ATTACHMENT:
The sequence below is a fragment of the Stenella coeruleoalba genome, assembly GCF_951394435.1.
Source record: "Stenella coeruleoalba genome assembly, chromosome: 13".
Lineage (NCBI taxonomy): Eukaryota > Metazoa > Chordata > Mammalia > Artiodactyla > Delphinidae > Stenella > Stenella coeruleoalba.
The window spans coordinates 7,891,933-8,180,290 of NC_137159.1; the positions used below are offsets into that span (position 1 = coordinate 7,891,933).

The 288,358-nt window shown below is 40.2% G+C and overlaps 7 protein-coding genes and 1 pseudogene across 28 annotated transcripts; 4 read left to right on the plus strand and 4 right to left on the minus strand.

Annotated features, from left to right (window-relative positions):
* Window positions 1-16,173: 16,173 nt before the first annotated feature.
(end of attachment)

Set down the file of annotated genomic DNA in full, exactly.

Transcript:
The sequence below is a fragment of the Stenella coeruleoalba genome, assembly GCF_951394435.1.
Source record: "Stenella coeruleoalba genome assembly, chromosome: 13".
Lineage (NCBI taxonomy): Eukaryota > Metazoa > Chordata > Mammalia > Artiodactyla > Delphinidae > Stenella > Stenella coeruleoalba.
The window spans coordinates 7,891,933-8,180,290 of NC_137159.1; the positions used below are offsets into that span (position 1 = coordinate 7,891,933).

The 288,358-nt window shown below is 40.2% G+C and overlaps 7 protein-coding genes and 1 pseudogene across 28 annotated transcripts; 4 read left to right on the plus strand and 4 right to left on the minus strand.

Annotated features, from left to right (window-relative positions):
* Window positions 1-16,173: 16,173 nt before the first annotated feature.